Although cubic and quartic formulas exist, they are too lengthy to introduce here. For this reason, the only higher-order relations (n 3) that you could be expected to solve by hand are ones for which there is an easy factorization of the characteristic polynomial.

Example 8.3.13 A solution using the algorithm. Suppose that T is defined byT(k) = 7T(k1)10T(k2), withT(0) = 4andT(1) = 17. We can solve this recurrence relation withAlgorithm 8.3.12:

(a) Note that we have written the recurrence relation in “nonstandard” form. To avoid errors in this easy step, you might consider a rearrangement of the equation to, in this case,T(k)7T(k1)+10T(k2) = 0. Therefore, the characteristic equation isa27a+ 10 = 0.

(b) The characteristic roots are1 2 ( 7 +4940)= 5and 1 2 ( 7−√4940)= 2. These roots can be just as easily obtained by factoring the character- istic polynomial into(a5)(a2).

CHAPTER 8. RECURSION AND RECURRENCE RELATIONS 161 (d) { T(0) = 4 T(1) = 17 } { b120+b250= 4 b121+b251= 17 } { b1+b2= 4 2b1+ 5b2= 17 }

The simultaneous equations have the solutionb1= 1andb2= 3. There-

fore,T(k) = 2k+ 3·5k.

□ Here is one rule that might come in handy: If the coefficients of the char- acteristic polynomial are all integers, with the constant term equal tom, then the only possible rational characteristic roots are divisors ofm(both positive and negative).

With the aid of a computer (or possibly only a calculator), we can increase n. Approximations of the characteristic roots can be obtained by any of several well-known methods, some of which are part of standard software packages. There is no general rule that specifies the values of n for which numerical approximations will be feasible. The accuracy that you get will depend on the relation that you try to solve. (See Exercise 17 of this section.)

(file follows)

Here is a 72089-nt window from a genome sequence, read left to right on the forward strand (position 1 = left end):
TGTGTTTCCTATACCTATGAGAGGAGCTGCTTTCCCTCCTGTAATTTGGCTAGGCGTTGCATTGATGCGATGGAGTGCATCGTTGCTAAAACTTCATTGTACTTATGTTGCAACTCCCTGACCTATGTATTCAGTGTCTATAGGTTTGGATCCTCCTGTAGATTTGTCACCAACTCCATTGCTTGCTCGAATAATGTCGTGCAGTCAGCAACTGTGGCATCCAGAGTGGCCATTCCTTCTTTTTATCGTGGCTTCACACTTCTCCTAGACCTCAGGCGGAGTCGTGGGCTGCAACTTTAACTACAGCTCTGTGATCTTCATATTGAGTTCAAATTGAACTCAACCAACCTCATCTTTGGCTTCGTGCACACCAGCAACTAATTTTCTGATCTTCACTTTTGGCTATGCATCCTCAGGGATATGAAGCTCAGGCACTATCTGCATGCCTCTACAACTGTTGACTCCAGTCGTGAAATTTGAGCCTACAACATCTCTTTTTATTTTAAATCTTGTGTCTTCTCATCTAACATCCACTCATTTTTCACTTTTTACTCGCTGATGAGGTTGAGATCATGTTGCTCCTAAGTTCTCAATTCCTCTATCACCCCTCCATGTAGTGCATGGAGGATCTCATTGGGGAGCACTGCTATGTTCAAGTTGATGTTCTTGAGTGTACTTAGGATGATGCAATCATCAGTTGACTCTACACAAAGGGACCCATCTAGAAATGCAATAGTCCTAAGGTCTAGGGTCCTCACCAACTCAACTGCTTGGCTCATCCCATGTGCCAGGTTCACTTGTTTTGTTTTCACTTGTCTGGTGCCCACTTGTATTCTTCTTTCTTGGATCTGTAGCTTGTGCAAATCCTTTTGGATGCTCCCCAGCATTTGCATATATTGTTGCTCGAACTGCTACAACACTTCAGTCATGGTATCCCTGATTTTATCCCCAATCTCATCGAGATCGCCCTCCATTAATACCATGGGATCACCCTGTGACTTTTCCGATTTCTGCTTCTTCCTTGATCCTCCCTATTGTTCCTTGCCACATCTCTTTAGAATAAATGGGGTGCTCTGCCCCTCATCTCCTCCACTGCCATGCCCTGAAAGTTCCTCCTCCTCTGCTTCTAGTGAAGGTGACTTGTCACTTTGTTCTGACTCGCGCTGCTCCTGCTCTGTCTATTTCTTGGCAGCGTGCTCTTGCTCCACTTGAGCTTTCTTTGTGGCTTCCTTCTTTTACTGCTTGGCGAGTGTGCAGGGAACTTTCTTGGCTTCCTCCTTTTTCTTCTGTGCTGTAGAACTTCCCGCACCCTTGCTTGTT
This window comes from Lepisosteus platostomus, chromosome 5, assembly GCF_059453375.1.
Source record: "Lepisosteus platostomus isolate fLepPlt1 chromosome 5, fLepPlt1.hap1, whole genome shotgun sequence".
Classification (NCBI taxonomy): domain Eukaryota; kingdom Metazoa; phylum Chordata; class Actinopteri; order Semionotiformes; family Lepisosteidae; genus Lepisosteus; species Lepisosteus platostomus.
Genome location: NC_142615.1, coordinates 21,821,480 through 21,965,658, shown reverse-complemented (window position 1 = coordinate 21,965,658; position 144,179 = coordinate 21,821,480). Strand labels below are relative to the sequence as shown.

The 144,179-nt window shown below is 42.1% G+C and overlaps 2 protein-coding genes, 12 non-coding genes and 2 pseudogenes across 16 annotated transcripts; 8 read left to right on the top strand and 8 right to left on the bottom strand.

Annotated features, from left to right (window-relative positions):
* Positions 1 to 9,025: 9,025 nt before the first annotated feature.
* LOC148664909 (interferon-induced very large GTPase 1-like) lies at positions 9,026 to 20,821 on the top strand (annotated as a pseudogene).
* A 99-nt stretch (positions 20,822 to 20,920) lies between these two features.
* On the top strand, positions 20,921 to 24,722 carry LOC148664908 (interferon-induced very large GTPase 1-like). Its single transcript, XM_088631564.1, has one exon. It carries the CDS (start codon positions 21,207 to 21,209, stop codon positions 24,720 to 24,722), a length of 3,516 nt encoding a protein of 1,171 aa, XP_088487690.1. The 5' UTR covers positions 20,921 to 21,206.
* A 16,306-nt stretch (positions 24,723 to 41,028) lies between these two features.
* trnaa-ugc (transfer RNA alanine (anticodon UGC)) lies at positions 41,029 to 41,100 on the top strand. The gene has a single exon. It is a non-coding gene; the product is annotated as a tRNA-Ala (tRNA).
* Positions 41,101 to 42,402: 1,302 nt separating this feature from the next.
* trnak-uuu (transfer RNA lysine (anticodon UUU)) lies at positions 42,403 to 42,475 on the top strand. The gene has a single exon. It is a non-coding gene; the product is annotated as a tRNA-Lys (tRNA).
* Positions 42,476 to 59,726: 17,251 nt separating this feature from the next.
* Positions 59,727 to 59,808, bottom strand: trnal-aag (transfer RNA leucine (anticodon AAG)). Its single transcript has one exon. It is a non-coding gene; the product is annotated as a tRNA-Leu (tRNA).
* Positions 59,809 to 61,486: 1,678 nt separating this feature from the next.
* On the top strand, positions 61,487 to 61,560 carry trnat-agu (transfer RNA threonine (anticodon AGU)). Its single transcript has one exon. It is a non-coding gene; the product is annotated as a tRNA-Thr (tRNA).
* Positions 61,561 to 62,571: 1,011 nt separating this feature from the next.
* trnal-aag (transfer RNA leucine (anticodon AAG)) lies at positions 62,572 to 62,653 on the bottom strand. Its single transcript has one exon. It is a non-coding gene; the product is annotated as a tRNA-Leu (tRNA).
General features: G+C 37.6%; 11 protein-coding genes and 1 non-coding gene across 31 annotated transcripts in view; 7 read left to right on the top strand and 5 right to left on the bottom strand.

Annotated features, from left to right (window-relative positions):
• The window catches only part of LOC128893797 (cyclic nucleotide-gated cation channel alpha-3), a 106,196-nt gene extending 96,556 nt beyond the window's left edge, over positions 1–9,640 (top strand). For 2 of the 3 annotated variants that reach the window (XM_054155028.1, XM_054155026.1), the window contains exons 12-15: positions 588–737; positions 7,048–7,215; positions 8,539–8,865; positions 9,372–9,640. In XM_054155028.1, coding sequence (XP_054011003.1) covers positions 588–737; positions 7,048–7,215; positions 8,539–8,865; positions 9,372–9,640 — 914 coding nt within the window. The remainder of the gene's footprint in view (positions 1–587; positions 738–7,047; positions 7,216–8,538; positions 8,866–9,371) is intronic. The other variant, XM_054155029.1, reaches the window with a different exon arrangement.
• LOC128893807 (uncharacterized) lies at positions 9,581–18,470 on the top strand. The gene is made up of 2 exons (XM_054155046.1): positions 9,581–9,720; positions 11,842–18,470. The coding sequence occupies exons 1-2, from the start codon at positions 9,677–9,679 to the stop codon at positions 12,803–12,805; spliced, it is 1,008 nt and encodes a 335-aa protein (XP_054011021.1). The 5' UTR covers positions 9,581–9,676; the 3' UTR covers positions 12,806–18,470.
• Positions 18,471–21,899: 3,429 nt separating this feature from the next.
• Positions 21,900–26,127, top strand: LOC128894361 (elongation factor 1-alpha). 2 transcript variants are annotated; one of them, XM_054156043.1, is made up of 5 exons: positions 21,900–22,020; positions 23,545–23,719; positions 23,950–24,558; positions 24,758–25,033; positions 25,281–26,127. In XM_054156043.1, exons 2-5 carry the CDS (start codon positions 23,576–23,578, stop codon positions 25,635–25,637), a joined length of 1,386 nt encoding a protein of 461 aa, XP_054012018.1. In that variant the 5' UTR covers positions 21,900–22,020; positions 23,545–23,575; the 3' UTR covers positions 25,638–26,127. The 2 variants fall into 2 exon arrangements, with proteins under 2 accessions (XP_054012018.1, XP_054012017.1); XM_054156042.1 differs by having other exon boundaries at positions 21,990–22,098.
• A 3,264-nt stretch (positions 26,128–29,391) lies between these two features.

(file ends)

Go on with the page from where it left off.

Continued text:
Example 8.3.14 Solution of a Third Order Recurrence Relation. Solve S(k)−7S(k2) + 6S(k3) = 0, where S(0) = 8, S(1) = 6, and S(2) = 22.

(a) The characteristic equation is a37a+ 6 = 0.

(b) The only rational roots that we can attempt are±1,±2,±3,and±6. By checking these, we obtain the three roots 1, 2, and3.

(c) The general solution isS(k) =b11k+b22k+b3(3)k. The first term can

simply be writtenb1. (d)    S(0) = 8 S(1) = 6 S(2) = 22       b1+b2+b3= 8 b1+ 2b23b3= 6 b1+ 4b2+ 9b3= 22  

 You can solve this sys-

tem by elimination to obtain b1 = 5, b2 = 2, and b3 = 1. Therefore,

S(k) = 5 + 2·2k+ (3)k = 5 + 2k+1+ (3)k

Example 8.3.15 Solution with a Double Characteristic Root. Solve D(k)−8D(k1) + 16D(k2) = 0, where D(2) = 16andD(3) = 80.

(a) Characteristic equation: a28a+ 16 = 0.

(b) a28a+ 16 = (a4)2. Therefore, there is a double characteristic root, 4. (c) General solution: D(k) = (b10+b11k) 4k. (d) { D(2) = 16 D(3) = 80 } { (b10+b112) 42= 16 (b10+b113) 43= 80 } { 16b10+ 32b11= 16 64b10+ 192b11= 80 } { b10= 12 b11= 14 } ThereforeD(k) = (1/2 + (1/4)k)4k = (2 +k)4k−1.


8.3.4 Solution of Nonhomogeneous Finite Order Linear


Our algorithm for nonhomogeneous relations will not be as complete as for the homogeneous case. This is due to the fact that different right-hand sides (f(k)’s) call for different rules in obtaining a particular solution.

Algorithm 8.3.16 Algorithm for Solving Nonhomogeneous Finite- order Linear Relations. To solve the recurrence relation S(k) +C1S(k−

1) +. . .+CnS(k−n) =f(k)